146. It is clear that the systems in place at the care home were capable of being operated in a way which would ensure that a proper standard of care was provided to residents at the home, even though there may have been individual lapses in putting them into effect. As explained in Humberstone, para 71, and Parkinson, para 91, individual lapses in putting a proper system into effect are not to be confused with a deficiency in the system itself. The same point was made in Fernandes, para 19 …

147. There is no sound basis for adopting a different approach to the provision of care in a care home as distinct from in a hospital or other healthcare environment. If anything, one would expect higher (or, at least, equivalently high) standards to be required according to the systems duty under article 2 as it applies to healthcare providers, as they will in many situations be directly on notice of a risk to life in relation to patients in their care to an extent going beyond what would usually be the case in a care home. The individual being cared for may be vulnerable and may suffer a loss of liberty in both environments, but this does not change the application of the systems duty in the healthcare context and it is difficult to see why it should make a significant difference in the ordinary care context. Moreover, in the healthcare context the scope of the systems duty is modulated to take account of the specific type of risk in relation to which the state has assumed a responsibility to protect the individual in the light of his or her specific circumstances, and there is no good reason to adopt any different approach in the ordinary care context.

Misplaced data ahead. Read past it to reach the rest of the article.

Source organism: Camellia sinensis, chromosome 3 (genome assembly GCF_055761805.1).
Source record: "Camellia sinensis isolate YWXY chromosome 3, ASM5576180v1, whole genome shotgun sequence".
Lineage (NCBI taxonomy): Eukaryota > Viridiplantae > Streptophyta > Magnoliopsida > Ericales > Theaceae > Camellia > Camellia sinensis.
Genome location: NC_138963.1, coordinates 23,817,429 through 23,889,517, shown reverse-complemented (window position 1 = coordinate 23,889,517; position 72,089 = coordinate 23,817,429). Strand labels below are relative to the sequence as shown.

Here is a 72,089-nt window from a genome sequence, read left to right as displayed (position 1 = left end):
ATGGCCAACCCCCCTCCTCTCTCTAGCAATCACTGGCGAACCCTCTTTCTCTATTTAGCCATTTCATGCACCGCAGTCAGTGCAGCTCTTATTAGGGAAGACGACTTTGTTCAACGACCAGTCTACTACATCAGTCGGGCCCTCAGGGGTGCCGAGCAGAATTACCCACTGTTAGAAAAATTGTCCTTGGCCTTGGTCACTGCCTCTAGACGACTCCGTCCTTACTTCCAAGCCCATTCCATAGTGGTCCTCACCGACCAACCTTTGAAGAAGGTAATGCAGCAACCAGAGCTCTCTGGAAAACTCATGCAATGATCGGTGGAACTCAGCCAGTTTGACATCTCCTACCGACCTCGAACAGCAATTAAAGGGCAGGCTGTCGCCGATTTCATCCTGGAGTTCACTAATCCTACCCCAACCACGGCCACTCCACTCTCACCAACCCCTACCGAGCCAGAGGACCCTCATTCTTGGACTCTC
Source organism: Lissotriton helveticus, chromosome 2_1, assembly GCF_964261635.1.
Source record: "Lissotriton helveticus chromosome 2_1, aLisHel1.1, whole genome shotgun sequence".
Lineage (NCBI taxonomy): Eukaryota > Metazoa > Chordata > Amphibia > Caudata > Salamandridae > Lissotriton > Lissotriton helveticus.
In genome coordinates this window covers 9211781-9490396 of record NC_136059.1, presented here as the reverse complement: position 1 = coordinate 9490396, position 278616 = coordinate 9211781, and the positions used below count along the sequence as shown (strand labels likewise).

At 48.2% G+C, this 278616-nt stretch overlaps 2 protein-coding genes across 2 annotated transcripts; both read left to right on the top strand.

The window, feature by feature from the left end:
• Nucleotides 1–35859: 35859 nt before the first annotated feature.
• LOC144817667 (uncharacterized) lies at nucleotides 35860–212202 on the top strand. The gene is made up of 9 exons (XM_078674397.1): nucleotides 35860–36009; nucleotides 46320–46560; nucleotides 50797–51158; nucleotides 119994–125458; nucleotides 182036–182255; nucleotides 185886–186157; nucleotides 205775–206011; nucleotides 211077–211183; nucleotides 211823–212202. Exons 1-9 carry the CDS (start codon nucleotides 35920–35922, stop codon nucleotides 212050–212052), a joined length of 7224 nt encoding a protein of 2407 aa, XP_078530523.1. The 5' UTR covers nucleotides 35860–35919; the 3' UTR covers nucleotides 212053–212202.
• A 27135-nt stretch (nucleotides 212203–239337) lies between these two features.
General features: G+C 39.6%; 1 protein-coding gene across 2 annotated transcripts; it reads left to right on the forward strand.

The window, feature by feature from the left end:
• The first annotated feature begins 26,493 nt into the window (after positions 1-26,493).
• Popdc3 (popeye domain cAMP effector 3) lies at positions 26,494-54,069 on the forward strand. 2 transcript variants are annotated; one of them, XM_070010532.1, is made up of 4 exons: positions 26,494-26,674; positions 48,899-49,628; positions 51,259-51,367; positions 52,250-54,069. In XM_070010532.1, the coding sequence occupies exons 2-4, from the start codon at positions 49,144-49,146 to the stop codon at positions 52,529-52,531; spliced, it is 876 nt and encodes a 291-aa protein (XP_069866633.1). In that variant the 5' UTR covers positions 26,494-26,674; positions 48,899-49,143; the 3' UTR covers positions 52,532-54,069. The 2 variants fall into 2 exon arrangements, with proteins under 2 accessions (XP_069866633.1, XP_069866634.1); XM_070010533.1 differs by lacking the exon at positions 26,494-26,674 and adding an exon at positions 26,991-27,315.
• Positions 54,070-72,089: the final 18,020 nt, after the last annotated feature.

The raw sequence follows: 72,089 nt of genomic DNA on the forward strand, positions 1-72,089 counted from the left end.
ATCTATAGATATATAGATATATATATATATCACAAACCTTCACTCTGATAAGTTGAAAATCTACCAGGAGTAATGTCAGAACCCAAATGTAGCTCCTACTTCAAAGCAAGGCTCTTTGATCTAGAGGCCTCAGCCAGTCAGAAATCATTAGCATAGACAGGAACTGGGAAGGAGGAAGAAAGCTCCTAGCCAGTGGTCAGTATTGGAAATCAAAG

Making clear the Supreme Court’s view that the systems duty is a narrow one, he held:

160 “One can almost always say that a system could be improved and made more effective by dedicating more resources to its operation, for instance by trying to create more comprehensive and effective ways to record and share information. But the Strasbourg Court has emphasised that it is not for the court, but rather for the competent authorities of a contracting state to consider how their limited resources should be allocated between competing priorities: Fernandes, para 175. This principle underscores how limited are the circumstances in which it will be appropriate to find a breach of the systems duty.”

Jenni Richards KC and Nicola Kohn acted for the appellant, instructed by Anna Thwaites and Joanna Bennett at Bindmans LLP